The purpose of this article is to examine the experience of appreciation to media entertainment as a unique audience response that can be differentiated from enjoyment. To those ends, the first section provides a conceptualization of appreciation in which we outline how we are using the term and how it is distinct from questions of emotional valence. The second section discusses the types of entertainment portrayals and depictions that we believe are most likely to elicit feelings of appreciation. Here, we suggest that appreciation is most evident for meaningful portrayals that focus on human virtue and that inspire audiences to contemplate questions concerning life's purpose. In the final section we consider the affective and cognitive components of appreciation, arguing that mixed-affective responses (rather than bi-polar conceptualizations of affective valence) better capture the experience of appreciation and its accompanying feelings states such as inspiration, awe, and tenderness.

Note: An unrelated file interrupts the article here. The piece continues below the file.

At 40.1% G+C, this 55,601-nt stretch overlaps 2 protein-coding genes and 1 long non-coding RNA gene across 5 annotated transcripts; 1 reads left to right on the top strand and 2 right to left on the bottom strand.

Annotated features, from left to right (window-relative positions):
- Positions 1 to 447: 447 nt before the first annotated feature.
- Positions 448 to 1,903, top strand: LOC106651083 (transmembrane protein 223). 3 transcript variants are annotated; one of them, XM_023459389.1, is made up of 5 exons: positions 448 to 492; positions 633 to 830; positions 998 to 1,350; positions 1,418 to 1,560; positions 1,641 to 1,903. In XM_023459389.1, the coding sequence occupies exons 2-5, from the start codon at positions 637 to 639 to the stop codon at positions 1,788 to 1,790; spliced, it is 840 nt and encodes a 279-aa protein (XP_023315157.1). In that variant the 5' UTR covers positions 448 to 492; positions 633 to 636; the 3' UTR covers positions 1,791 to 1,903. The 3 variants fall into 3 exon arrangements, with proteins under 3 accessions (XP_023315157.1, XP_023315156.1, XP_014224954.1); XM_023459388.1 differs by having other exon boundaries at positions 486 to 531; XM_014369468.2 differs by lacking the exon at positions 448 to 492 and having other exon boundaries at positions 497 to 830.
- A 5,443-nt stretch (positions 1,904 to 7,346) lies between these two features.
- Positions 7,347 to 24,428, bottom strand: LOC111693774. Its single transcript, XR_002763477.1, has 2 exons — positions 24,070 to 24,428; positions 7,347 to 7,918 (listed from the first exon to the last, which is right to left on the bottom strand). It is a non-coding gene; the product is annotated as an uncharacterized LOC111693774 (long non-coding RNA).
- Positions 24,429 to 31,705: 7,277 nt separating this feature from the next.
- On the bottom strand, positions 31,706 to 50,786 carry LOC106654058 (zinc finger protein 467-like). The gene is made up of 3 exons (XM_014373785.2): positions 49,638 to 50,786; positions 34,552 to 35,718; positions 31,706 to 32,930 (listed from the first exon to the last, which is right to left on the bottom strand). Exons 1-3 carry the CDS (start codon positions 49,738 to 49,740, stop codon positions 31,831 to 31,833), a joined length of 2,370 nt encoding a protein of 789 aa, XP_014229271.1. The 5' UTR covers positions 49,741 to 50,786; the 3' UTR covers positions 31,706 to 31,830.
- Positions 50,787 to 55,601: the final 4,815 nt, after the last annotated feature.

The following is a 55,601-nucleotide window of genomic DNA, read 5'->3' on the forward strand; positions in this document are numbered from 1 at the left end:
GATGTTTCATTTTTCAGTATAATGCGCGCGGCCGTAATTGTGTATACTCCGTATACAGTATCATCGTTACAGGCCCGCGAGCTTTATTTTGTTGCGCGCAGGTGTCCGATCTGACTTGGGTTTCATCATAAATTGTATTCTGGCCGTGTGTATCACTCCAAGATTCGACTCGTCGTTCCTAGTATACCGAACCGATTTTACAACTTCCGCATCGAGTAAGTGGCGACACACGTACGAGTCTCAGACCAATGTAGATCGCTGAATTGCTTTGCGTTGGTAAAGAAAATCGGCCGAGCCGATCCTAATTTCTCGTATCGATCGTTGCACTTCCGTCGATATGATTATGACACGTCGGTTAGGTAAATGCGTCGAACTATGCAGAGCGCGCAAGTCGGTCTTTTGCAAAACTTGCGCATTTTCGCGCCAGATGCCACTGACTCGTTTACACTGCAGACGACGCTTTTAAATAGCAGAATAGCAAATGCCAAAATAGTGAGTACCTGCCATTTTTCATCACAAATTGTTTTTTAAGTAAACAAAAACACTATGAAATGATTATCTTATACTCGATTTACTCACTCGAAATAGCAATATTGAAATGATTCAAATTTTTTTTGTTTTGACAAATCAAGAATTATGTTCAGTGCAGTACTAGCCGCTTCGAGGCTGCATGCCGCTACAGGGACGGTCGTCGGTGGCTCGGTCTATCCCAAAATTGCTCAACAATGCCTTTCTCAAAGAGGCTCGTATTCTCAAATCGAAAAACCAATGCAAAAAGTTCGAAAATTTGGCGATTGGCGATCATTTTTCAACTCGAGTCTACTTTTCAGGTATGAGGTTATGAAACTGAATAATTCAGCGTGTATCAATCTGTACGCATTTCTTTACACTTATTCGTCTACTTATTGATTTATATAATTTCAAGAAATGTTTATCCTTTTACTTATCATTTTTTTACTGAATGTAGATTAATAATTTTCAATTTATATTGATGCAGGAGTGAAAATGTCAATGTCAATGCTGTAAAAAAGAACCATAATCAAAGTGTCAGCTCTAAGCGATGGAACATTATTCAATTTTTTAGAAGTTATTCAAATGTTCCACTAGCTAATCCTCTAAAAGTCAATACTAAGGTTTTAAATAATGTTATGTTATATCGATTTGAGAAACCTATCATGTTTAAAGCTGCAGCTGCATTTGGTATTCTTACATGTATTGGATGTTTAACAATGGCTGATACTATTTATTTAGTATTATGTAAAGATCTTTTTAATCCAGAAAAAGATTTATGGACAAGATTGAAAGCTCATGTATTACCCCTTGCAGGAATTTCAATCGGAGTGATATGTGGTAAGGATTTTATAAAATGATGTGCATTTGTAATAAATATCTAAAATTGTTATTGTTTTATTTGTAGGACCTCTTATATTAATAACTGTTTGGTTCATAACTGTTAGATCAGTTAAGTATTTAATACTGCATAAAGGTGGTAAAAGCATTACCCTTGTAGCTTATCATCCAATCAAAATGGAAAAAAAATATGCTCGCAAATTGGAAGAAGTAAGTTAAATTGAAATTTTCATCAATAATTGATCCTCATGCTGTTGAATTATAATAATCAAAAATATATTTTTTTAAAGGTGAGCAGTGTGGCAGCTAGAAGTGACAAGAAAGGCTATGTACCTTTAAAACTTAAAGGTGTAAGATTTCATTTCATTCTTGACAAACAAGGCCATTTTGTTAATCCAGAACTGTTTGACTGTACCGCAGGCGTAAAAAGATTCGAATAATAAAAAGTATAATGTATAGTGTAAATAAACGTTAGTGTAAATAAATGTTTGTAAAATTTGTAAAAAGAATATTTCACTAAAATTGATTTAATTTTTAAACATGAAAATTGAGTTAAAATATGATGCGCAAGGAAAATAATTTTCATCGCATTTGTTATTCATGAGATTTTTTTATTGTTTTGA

All Science Journal Classification (ASJC) codes
- Social Psychology
- Applied Psychology